Neolithic Age

History of Sweden between 4000 BC - 1701 BC

Farming and animal husbandry, along with monumental burial, polished flint axes and decorated pottery, arrived from the Continent with the Funnel-beaker Culture in c. 4000 BC. Whether this happened by diffusion of knowledge or by mass migration or both is controversial. In a century or two, all of Denmark and the southern third of Sweden became neolithised and much of the area became dotted with megalithic tombs. The people of the country's northern two thirds retained an essentially Mesolithic lifestyle into the 1st Millennium BC. Coastal south-eastern Sweden, likewise, reverted from neolithisation to a hunting and fishing economy after only a few centuries, with the Pitted Ware Culture.

In c. 2800 BC the Funnel Beaker Culture gave way to the Battle Axe Culture, a regional version of the middle-European Corded Ware phenomenon. Again, diffusion of knowledge or mass migration is disputed. The Battle Axe and Pitted Ware people then coexisted as distinct archaeological entities until c. 2400 BC, when they merged into a fairly homogeneous Late Neolithic culture. This culture produced the finest flintwork in Scandinavian Prehistory and the last megalithic tombs.

References: Wikipedia

Popular sites founded between 4000 BC and 1701 BC in Sweden

Ekornavallen

Ekornavallen is one of the richest prehistoric sites in Sweden. The earliest burials were made in the Neolithic period, 3000 BC. The 20 meters wide and two meters high burial mound is dated to Bronze Age (1800-500 BC). There are also lot of different kind of settings (like standing stones and stone circles) from the Iron Ages built between 0-500 AD. The largest, and best known, of the Neolithic passage graves at Ekorna ...
Founded: 3000 BC - 500 AD | Location: Broddetorp, Sweden

Rock Carvings in Tanum

One of the largest rocks of Nordic Bronze Age petroglyphs in Scandinavia is located in Tanumshede locality, Tanum Municipality. In total there are thousands of images called the Tanum petroglyphs, on about 600 panels within the World Heritage Area. These are concentrated in distinct areas along a 25 km stretch, which was the coastline of a fjord during the Bronze Age, and covers an area of about 51 hectares. Tanumshede ro ...
Founded: 1800-500 BC | Location: Tanum, Sweden

Luttra Passage Grave

The Neolithic passage grave (a tomb where the burial chamber is reached along a distinct, and usually low, passage) of Luttra is one of the best preserved of its kind in Västergötland. Still time has not been acting too gracious on this site, this ancient tomb is damaged and even partly destroyed. It only has one roofblock left, and the passage is just a metre long - it originally used to be longer. But it is, n ...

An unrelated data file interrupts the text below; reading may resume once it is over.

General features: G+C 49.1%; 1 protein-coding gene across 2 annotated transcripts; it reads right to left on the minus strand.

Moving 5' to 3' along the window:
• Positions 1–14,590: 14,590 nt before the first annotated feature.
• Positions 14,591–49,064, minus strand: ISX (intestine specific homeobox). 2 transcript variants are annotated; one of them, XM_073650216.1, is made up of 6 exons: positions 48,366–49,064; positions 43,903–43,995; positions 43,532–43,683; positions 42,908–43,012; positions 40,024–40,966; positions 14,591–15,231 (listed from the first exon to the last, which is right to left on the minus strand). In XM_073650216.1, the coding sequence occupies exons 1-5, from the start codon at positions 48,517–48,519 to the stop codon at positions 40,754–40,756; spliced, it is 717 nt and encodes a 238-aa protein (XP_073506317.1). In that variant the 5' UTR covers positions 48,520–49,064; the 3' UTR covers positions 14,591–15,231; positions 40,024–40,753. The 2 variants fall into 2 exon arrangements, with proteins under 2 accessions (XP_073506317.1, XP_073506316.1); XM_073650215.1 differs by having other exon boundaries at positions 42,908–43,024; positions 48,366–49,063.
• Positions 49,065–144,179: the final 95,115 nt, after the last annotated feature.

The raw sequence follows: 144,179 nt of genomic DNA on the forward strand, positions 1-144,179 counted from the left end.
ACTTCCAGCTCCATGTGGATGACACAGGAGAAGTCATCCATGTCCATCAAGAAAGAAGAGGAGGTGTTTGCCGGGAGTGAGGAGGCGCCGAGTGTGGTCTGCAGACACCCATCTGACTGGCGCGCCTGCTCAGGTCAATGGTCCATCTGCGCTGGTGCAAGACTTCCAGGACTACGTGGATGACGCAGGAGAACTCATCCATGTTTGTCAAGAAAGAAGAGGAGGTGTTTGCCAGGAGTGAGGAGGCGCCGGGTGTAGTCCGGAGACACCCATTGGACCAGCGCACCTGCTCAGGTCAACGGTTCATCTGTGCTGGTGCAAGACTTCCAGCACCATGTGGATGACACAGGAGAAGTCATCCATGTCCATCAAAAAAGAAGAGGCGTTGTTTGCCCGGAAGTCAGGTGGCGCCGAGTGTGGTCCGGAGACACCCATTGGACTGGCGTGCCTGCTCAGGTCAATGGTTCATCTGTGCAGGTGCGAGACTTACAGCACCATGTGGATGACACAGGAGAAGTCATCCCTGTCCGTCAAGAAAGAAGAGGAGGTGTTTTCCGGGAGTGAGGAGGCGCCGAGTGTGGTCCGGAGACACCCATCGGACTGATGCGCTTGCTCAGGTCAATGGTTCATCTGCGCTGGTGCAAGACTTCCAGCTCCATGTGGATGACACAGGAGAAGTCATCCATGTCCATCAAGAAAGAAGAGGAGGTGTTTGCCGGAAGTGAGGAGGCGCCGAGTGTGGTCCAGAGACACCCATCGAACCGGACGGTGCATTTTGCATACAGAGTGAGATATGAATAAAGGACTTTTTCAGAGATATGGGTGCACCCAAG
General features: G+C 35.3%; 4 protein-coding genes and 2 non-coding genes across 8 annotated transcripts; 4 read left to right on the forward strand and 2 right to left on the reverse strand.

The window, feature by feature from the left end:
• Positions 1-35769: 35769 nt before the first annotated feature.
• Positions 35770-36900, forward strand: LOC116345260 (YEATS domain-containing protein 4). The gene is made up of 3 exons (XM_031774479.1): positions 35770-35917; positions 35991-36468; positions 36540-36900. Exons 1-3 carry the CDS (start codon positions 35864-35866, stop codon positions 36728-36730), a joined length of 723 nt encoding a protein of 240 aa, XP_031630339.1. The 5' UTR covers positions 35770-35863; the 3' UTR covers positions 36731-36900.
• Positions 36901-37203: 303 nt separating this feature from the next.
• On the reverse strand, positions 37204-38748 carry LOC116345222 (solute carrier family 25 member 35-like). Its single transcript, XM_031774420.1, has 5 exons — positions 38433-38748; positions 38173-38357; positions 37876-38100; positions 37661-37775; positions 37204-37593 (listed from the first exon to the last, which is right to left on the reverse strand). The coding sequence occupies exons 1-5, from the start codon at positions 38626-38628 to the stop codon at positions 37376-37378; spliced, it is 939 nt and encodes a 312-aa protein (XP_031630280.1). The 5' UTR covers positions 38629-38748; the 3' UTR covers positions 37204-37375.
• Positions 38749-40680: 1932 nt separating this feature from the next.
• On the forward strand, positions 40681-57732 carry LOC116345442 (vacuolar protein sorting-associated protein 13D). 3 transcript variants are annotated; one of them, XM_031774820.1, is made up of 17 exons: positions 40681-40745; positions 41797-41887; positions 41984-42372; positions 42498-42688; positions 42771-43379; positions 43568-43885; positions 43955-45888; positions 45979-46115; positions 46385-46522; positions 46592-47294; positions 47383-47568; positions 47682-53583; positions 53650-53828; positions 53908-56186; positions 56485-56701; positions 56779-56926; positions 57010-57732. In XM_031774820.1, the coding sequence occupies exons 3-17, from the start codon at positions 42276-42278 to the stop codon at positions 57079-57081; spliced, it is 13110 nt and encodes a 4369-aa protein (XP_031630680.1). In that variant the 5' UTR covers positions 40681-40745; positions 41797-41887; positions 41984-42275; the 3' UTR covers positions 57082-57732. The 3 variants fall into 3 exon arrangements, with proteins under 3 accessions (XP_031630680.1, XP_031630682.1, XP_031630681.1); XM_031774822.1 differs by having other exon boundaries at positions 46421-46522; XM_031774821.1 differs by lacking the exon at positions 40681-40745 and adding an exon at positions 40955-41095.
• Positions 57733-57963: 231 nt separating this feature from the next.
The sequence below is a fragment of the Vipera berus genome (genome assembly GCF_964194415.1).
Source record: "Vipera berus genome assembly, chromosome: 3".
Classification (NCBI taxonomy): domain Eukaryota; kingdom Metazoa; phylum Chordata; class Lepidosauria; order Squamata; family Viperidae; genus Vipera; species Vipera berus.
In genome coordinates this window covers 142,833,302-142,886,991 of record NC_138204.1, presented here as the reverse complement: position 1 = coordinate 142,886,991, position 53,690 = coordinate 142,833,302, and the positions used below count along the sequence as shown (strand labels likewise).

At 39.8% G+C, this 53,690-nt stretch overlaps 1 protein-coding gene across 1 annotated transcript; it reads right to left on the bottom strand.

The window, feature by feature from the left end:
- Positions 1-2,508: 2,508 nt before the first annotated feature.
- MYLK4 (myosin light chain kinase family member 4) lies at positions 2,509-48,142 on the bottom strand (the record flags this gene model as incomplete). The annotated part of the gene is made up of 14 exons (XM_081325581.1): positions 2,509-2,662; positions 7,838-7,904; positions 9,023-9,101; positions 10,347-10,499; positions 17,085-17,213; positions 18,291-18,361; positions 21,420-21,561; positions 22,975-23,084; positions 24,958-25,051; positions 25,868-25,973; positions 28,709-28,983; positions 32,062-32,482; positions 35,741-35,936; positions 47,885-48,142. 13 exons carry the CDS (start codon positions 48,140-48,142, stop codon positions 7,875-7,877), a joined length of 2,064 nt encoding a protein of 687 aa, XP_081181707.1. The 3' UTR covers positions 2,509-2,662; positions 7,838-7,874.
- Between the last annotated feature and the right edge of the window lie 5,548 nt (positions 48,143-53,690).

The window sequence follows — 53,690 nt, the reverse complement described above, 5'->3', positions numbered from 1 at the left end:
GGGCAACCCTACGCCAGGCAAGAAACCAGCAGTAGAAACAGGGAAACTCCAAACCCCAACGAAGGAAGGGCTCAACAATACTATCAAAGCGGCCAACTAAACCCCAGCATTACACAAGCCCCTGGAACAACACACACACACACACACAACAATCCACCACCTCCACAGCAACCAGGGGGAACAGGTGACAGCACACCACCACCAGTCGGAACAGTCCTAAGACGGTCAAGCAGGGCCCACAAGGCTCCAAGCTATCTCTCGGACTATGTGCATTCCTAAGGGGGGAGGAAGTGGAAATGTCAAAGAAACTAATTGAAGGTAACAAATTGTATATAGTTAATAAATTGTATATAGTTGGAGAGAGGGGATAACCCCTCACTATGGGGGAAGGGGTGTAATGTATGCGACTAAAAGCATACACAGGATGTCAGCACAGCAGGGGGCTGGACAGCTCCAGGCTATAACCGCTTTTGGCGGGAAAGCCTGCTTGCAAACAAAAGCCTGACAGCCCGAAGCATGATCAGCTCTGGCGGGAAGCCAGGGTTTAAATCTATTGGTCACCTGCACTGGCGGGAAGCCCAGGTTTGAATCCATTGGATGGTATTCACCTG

Founded: ca. 3400 BC | Location: Falköping, Sweden

Haga Dolmen

The Haga dolmen (Hagadösen) is a megalithic dolmen, dating from the Neolithic era. It is located on the island of Orust in Bohuslän, about one kilometre to the east of Tegneby Church. Not far from the dolmen is a second, smaller one, and about 250 metres west of it a large passage grave can be found. The grave consists of four raised stone slabs, with a fifth slab placed as a roof, with an additional thres ...
Founded: 3400 BC | Location: Orust, Sweden

Himmelstalund Rock Carvings

Himmelstalund is a large park famous for having one of Sweden's biggest collection of petroglyphs with more than 1660 pictures. Some of the depicted boats having a similar shape as the Hjortspring boat. Oldest features have been dated to the transition between the Late ­Neolithic and the Early Bronze Age (1920­1740 BC).
Founded: 1900 BC | Location: Norrköping, Sweden

Järrestad Rock Carvings

There are over 1200 rock carvings near the road from Järrestad to Gladsax. Carvings date from the late Stone Age and Bronze Age and depicts animals, ships, footprints and humans. There are also three mounds from the late Bronze Age.
Founded: 2000 - 1700 BC | Location: Simrishamn, Sweden

Slagsta Rock Carvings

The rock carvings in Slagsta are the largest in Stockholm County. Rock carvings from the Bronze Age consists of 17 ships, three animal figures, a sole, 2-3 indeterminate figures, around 170 cup marks and a human figure. The human figure is characteristically designed legs with strong calves. During the same is a shallow carved ship depicted. The total machined surface is 4.8 x 3.3 meters. Slagsta inscription discovered S ...
Founded: 1800-500 BC | Location: Botkyrka, Sweden

Torsbo Rock Carvings

There are over 100 rock carvings depicting rich and wide variation of themes in Torsbo, including the longest boat carving in Sweden (4,5m). There are also figures of a tree, and several warriors carrying swords. Many of the warriors are depicted as having enlarged calves, a feature that is typical for this area. It cannot be rulled out that several of the carvings were made by the same person. The carvings as a whole hav ...